What can be done about polarization in the American Catholic Church? A conference next week at the University of Notre Dame aims to address the causes of polarization and advance ideas for healing some its wounds.

Monday night’s opening panel will be live-streamed here, with contributions from Most Rev. Daniel Flores (Bishop of Brownsville), Rev. John Jenkins, CSC (President, Notre Dame), Prof. Julie Hanlon Rubio (theology, St. Louis Univ.), Prof. Christian Smith (sociology, Notre Dame), and Michael Sean Winters (journalist for The Tablet and the National Catholic Reporter).

This will be followed by Tuesday sessions and working groups. I’ll be part of a group proposing constructive actions that can be taken to heal divisions in the church. In preparing for that, I’ve been working through some of the causes of political polarization in the United States, to see which of these might have explanatory power for polarization in the church.

Political scientists agree that the United States has become increasingly polarized over the past forty years. Analyzing the possible causes has become a hot topic for peer-reviewed scholarship, op-ed pages, and blogs. (Some recent round-ups of scholarship can be found here and here.)  Was polarization catalyzed by Roe v. Wade? Or Bush v. Gore? Or the partisan onslaught of 24-hour cable news? In any case, it’s hard to remember the map before it showed red and blue states.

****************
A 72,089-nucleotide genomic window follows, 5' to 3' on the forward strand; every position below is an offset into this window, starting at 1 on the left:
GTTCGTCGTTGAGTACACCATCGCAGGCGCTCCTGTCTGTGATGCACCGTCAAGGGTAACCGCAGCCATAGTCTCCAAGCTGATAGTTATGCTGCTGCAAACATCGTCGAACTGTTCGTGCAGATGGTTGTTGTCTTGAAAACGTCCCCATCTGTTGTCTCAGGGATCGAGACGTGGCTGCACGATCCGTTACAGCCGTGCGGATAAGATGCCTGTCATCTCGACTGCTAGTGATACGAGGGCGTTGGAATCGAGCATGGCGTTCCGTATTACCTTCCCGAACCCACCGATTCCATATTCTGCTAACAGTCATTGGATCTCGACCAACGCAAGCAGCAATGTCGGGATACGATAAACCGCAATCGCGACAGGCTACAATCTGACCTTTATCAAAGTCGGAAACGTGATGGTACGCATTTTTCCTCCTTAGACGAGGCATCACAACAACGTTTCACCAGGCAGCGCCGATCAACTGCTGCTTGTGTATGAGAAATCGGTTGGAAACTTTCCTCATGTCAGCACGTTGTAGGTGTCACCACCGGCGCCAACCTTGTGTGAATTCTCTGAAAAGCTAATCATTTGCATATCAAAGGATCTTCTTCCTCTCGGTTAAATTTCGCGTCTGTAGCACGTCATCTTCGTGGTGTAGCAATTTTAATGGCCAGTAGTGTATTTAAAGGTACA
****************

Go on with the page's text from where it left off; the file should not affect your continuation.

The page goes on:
Putnam and Campbell’s book American Grace tells the recent history of religion and politics by charting a cultural “shock” -- the long 1960’s -- and two “aftershocks” -- the rise of the Religious Right, and subsequent disaffection by others from organized religion (the rise of the “nones”). This led to a reconfiguration of alliances, such that political affiliation is no longer driven by denomination but by devotion, no longer by religious affiliation but by religiosity. When measuring religiosity in sociological terms (self-reported attendance at services, frequency of prayer, etc.), current Democrats significantly trail overall demographics.

Other political scientists isolate race as a primary cause, citing how current Republican adherents significantly trail overall demographics in terms of ethnic diversity. While the race and religiosity arguments track a decades-long shift, many would add a more recent change – the rapidly increasing acceptance of homosexuality – to the mix of factors affecting polarization.

Quantitative analyses show that the last twenty years of elections have been extremely competitive (i.e., close margins of victory), and so it is not surprising that the electorate feels more polarized. But perhaps polarization is just another word for “sorting.” Are we more polarized than before, or rather sorting ourselves more effectively through local migrations based on income, education, marital status, and other indicators of “assortative mating?”